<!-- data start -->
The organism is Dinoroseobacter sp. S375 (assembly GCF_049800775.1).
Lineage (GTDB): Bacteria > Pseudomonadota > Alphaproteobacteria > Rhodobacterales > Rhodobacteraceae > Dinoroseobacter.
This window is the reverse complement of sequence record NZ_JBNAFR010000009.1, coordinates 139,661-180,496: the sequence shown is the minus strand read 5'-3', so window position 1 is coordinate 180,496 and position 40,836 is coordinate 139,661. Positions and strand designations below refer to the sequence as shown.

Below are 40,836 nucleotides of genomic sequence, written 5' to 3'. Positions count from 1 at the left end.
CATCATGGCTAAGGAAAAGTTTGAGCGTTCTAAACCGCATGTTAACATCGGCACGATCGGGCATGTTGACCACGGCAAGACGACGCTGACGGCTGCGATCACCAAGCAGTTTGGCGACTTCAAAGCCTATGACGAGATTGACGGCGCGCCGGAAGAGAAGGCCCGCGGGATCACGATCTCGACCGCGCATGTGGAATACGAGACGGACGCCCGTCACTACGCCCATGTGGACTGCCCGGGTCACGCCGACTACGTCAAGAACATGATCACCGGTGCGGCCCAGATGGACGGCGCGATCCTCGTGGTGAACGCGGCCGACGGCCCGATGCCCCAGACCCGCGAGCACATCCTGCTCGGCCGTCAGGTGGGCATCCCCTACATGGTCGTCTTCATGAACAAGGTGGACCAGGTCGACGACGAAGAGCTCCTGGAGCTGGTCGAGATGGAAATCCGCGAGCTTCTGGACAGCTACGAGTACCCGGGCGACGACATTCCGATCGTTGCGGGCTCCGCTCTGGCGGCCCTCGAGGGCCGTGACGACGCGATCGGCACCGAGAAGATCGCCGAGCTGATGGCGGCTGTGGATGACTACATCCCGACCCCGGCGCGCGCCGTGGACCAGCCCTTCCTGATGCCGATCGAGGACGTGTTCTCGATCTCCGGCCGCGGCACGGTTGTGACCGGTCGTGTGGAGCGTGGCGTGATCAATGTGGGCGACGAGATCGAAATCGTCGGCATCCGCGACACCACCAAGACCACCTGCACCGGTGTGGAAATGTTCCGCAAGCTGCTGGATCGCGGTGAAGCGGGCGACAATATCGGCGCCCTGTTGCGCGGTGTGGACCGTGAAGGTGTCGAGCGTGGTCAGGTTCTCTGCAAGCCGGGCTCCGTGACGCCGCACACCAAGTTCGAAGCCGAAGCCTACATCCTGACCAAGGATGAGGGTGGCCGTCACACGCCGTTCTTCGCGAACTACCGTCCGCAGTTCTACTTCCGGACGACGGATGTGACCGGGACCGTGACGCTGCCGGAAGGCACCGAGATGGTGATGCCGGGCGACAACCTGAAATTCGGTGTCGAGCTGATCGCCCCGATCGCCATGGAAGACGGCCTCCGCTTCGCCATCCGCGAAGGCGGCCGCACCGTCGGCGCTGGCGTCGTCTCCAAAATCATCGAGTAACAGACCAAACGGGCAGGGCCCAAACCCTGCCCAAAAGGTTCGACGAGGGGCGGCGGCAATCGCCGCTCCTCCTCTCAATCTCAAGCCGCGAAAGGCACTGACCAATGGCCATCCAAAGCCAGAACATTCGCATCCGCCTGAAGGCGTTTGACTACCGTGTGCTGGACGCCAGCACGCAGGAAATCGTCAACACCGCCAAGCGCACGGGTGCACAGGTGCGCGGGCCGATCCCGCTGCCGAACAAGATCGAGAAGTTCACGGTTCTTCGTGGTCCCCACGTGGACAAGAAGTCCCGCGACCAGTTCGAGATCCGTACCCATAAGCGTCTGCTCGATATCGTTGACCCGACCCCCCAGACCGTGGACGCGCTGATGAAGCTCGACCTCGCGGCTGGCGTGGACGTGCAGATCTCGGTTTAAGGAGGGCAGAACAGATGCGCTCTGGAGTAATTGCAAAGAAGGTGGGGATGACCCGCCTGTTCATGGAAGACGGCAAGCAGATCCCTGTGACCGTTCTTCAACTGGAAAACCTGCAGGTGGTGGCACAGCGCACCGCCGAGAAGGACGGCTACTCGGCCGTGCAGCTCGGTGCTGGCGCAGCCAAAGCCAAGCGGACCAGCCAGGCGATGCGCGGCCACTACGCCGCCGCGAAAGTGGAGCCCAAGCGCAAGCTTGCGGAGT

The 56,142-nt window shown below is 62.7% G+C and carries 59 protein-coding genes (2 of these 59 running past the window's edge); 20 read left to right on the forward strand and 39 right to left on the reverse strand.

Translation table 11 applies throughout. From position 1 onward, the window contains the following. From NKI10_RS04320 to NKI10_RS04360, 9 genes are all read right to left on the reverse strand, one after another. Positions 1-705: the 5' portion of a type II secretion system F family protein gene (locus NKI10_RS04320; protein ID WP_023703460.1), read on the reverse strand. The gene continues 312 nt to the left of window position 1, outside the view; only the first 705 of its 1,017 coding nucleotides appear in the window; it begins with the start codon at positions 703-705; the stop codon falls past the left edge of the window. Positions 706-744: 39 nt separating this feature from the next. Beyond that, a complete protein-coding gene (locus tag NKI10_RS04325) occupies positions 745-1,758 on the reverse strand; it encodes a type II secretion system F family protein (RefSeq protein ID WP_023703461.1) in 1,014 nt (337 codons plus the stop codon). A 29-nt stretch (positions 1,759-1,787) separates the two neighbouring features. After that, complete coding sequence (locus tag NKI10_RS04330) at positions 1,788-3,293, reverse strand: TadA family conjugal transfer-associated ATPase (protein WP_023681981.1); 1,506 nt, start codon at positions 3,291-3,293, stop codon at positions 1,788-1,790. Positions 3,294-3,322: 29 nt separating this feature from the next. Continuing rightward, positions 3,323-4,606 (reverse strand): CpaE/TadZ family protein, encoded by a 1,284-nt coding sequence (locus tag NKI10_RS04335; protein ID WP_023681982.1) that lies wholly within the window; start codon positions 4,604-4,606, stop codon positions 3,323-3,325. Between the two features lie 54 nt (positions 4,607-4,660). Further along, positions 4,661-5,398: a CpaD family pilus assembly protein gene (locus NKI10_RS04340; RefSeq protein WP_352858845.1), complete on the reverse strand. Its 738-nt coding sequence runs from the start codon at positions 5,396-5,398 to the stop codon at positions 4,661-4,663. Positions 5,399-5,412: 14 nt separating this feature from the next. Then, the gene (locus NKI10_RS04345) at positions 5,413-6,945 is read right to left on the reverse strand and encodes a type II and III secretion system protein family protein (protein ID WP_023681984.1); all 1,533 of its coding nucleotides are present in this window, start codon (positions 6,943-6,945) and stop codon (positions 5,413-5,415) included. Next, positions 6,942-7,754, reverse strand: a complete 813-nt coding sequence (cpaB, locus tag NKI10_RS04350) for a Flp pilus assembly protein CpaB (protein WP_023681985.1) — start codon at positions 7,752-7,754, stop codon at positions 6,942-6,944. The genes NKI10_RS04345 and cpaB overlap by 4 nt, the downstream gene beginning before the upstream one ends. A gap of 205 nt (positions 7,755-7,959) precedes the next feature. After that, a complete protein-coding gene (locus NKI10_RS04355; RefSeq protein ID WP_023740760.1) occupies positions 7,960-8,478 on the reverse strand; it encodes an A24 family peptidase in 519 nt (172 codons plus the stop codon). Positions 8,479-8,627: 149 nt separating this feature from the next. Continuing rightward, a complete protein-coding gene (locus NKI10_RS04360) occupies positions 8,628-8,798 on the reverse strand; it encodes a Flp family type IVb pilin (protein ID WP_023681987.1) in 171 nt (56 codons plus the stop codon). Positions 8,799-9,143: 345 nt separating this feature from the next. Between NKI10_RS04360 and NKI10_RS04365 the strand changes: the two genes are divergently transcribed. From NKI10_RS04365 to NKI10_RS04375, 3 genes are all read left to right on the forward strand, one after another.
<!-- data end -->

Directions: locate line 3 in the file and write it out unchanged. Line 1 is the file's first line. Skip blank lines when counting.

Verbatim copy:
This window is the reverse complement of sequence record NZ_JBNAFR010000009.1, coordinates 139,661-180,496: the sequence shown is the minus strand read 5'-3', so window position 1 is coordinate 180,496 and position 40,836 is coordinate 139,661. Positions and strand designations below refer to the sequence as shown.